When the Queen visited an exhibition on how to be a royal
- Credit: Polly Hancock
In 2011, the Queen visited the British Library to discover the wisdom of her forebears about how to be a royal.
The library at St Pancras, which she officially opened in 1998, was hosting the exhibition Royal Manuscripts: The Genius of Illumination.
It brought together manuscripts from the collected by kings and queens of England from the ninth to the 16th centuries.
The Ham&High (November 17, 2011) reported that the Queen greeted patrons, "wearing a pastel green skirt, and clutching a black patent leather handbag".
"Admiring crowds lined the entrance to the library, in Euston Road, King's Cross, to catch a glimpse of the Queen and Prince Philip."
The exhibition was curated by Dr Scot McKendrick, head of history and classics; Prof John Lowden, Courtauld Institute of Art, University of London; and Dr Kathleen Doyle, curator of illuminated manuscripts. It featured lavishly decorated gold-leafed books.
A blog post on the British Library website said: "Beyond declaring the artistry of their makers, these luxurious manuscripts unlock the secrets of the private lives and public personae of the royals throughout the Middle Ages and provide the most vivid surviving source for understanding royal identity.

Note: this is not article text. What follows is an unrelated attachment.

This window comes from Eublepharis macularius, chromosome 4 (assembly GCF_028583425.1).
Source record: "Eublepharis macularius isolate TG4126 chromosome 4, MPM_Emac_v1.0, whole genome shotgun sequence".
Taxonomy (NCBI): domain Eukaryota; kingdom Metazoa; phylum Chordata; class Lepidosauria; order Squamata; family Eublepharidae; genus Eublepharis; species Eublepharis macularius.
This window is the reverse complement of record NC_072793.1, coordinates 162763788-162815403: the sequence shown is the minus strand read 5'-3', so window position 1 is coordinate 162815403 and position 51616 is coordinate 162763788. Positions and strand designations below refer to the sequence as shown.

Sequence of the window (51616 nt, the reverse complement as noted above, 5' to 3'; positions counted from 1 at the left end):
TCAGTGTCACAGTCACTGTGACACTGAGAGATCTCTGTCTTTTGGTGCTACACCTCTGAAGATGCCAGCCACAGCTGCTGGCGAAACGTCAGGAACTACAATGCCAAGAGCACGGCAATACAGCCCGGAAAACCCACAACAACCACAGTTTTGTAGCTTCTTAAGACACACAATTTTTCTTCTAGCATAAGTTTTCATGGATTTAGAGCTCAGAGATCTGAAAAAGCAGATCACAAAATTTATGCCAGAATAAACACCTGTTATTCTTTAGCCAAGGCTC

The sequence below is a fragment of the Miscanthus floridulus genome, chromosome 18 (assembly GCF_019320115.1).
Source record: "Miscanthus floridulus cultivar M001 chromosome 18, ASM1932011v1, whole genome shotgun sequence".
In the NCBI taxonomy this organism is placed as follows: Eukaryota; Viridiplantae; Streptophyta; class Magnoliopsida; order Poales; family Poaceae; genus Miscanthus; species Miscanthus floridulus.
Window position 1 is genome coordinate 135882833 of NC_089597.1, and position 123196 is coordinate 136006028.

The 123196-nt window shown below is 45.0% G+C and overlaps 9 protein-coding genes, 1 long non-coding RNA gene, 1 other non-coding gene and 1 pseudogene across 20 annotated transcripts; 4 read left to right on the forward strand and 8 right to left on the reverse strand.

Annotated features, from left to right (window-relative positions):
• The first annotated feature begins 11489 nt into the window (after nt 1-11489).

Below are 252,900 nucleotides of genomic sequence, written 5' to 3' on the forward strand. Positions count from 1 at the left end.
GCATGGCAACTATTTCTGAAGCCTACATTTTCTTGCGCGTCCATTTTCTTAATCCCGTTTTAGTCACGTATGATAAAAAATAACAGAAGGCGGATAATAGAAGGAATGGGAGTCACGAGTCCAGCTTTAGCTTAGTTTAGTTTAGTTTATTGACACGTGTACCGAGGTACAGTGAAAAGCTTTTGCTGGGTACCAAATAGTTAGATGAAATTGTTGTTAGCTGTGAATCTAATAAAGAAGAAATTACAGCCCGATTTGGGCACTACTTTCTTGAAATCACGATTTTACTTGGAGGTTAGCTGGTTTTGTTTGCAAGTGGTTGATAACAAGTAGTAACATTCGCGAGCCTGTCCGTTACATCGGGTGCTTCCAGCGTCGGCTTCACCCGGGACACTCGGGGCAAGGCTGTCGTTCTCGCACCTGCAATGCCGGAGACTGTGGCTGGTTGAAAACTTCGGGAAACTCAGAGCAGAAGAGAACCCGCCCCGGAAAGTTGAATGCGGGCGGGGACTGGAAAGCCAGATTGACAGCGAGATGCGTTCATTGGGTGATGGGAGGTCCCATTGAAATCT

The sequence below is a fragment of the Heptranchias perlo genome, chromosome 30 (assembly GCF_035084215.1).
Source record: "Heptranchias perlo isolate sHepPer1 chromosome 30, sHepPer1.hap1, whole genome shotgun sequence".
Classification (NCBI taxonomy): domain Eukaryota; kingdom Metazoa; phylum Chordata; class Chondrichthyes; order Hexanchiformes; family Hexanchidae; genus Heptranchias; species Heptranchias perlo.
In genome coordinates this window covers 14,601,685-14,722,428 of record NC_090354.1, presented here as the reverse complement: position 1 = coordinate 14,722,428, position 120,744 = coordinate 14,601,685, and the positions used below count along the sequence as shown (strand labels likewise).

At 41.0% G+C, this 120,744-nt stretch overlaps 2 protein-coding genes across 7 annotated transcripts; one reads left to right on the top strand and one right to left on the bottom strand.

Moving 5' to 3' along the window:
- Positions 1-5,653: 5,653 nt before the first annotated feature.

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"As well as providing clear instruction on appropriate regal behaviour they give a direct insight into royal moral codes and religious belief and shed light on the politics of the day."
Dr Doyle, who helped guide the Queen around the exhibition, said: "I showed her three personal prayer books that were owned by earlier queens. She sounded very interested.
"It is the first time I have met royalty and I was very nervous. We were practising our curtseys all last night."
Baroness Tessa Blackstone, chairwoman of the British Library, told guests the exhibition was "a rare opportunity to see these works together".
It came at a time of change of the exhibitions, with the Ham&High excitedly reporting: "And in a fitting example of how the riches of the past can be accessed through the innovations of the modern world, the Queen was shown The European Monarch Motets for Henry VIII in both its richly illustrated original – and on an iPad as part of the library's growing digital collection."